On July 29, Detroit’s The Suicide Machines and Tokyo’s Coquettish will be releasing a split LP, titled Gebo Gomi, on Bad Time Records. The bands took some time to chat with each other about the album, the state of ska, and life in general.
Vocalist Jay Navarro of The Suicide Machines interviewing Vocalist Lee Hizde of Coquettish:
Why punk ska?
It all started when I saw The Suicide Machines being categorized as “punk ska” in Skank for Brains (1995). I felt the strong passion for punk over ska from The Suicide Machines.
How many bands have you created art for?
I’ve worked for an incredible number of bands from the ‘90s. Potshot’s first album and The Suicide Machine’s recent release, Revolution Spring, are especially in my memory. Both of them have been released internationally and there was much to learn.
Do either of your sons have artistic talent like you?
My sons praise my art, but these days they seem to be more devoted to games, and we have not seen their potentials flourish yet.
What’s your top 10 favorite Japanese bands?
Hard to give a rank. Electric Summer, Rollings, The Redemption, Seven Step, El Carnavalow, U Can’t Say No!, Tropical Gorilla, etc. There are so many awesome bands around us.
Who’s your favorite artist as far as art goes?
Daniel Clowes, James Jarvis, Paul Frank, KAWS, Giorgio de Chirico, Akira Toriyama… I like art that is pop with some sense of emptiness.
What are some great ska, punk ska, or skacore bands you dig in Japan that the world needs to know about?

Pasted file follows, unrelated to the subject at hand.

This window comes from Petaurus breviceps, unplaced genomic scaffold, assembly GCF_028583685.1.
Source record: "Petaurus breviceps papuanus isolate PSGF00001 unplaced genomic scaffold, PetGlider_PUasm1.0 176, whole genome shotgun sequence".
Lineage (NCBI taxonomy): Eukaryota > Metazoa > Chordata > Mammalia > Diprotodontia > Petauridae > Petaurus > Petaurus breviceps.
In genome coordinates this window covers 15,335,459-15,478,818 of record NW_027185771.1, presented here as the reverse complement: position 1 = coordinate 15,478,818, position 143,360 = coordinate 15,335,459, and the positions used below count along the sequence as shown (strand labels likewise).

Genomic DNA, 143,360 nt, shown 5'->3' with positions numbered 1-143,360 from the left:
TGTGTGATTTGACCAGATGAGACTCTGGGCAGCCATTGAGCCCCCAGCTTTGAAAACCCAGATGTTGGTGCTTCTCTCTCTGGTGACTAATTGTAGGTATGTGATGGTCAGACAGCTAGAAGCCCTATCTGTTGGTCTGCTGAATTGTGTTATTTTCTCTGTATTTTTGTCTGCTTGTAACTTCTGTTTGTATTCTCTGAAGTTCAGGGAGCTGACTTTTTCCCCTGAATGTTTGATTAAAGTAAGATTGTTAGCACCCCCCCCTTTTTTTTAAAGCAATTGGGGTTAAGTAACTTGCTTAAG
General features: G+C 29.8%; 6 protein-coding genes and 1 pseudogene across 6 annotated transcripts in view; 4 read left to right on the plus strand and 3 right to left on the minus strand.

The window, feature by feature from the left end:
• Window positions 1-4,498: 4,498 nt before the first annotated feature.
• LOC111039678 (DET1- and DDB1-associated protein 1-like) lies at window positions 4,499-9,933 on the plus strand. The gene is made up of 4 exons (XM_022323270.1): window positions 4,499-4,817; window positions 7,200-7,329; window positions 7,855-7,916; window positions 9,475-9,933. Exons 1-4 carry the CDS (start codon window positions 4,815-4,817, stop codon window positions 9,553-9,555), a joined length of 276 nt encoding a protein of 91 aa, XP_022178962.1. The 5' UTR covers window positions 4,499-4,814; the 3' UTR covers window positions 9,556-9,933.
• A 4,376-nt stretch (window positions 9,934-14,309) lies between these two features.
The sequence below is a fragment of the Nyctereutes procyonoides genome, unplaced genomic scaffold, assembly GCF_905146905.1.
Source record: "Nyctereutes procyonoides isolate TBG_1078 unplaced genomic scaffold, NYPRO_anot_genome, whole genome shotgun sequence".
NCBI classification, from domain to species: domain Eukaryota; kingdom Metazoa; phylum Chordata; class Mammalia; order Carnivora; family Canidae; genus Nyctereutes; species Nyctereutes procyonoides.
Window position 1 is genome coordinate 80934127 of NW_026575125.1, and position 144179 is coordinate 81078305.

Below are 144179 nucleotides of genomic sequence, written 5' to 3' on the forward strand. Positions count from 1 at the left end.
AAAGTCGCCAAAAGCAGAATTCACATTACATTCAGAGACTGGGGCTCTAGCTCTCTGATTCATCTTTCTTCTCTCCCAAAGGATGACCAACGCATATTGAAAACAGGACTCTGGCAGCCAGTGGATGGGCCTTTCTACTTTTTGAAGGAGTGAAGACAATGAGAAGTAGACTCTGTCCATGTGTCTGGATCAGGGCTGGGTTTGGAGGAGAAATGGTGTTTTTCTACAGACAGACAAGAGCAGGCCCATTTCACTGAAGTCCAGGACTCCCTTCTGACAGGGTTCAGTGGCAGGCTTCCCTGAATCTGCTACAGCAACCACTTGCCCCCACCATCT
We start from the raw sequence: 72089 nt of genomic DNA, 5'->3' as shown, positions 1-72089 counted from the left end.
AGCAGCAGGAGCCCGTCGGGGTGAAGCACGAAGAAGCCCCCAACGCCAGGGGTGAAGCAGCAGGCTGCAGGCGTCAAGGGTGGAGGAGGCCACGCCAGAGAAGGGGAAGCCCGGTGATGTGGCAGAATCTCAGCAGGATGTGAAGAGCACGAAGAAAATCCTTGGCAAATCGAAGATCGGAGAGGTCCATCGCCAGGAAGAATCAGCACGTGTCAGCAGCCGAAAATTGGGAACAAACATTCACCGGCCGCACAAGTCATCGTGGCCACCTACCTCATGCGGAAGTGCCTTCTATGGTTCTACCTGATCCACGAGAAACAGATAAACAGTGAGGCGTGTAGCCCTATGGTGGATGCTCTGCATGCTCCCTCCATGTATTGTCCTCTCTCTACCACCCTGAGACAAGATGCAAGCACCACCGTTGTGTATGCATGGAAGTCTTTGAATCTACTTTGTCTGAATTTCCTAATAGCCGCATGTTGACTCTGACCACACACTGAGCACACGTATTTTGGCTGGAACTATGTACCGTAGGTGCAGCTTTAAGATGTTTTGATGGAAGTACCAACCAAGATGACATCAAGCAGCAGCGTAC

Rollings is a new ska band with an outstanding musical sense. They have some presence in the U.K., but they should be much more recognized across the world.
How do you take your coffee? I know it makes you sleepy, so what wakes you up?
I drink more coffee than water. No Milk, More Sugar. Love it so much that I even have a tattoo of a coffee cup, but these days, I listen to hardcore and powerviolence to pump myself up.
Thoughts on the near-revolutions that have happened in America over the past three years?
As an Asian, the hatred that still exists against the Asian and African Americans concerns me. Racism is ridiculous, and people should realize that the color of the skin is only a color. However, it does not justify attacking the police station in revenge. Violence for violence will only result in an endless loop of retaliation and grow the hatred even stronger. But on the other hand, it will be a lengthy process to peacefully talk things out and could take forever. I think it is a very difficult issue.
Singer Lee Hizde of Coquettish interviewing Singer Jay Navarro of The Suicide Machines:
It’s been a while since you last released a split album. Do you have any special thoughts about this new masterpiece?
It’s the new Skank for Brains part two.
How is the ska/punk scene in the U.S. these days?
The ska/punk scene is pretty awesome here, lots of young people with way more open minds playing that style here. People taking it further than we did. Same with the traditional ska scene as well. I’m not sure I would classify all the new bands as just traditional because they are also putting a different spin on it.
The Suicide Machines have continued to stay active at the forefront. What is the key element in maintaining this consistency?
To not care and have fun.
What’s your absolute favorite ska/punk record?
Operation Ivy Energy of course!
What is the most unforgettable show or event you experienced with The Suicide Machines?
Escaping death in a really bad crash where a person was killed by a semi-truck, and we somehow lived.
You are a hero in the SKA/PUNK world. How does your family feel about this?
I don’t believe in heroes, idols, gods etc. My family could care less. I’m just dad. A bit of a crazy dad, but still just dad.
Other than music, what do you like to do to chill out or get yourself relaxed?
I don’t really ever relax. Ride one of my scooters down the river? I don’t know, I don’t slow down ever.
What’s coming next for The Suicide Machines?
Listen to “Awake” from Gebo Gomi here:
Photo courtesy of The Suicide Machines and Coquettish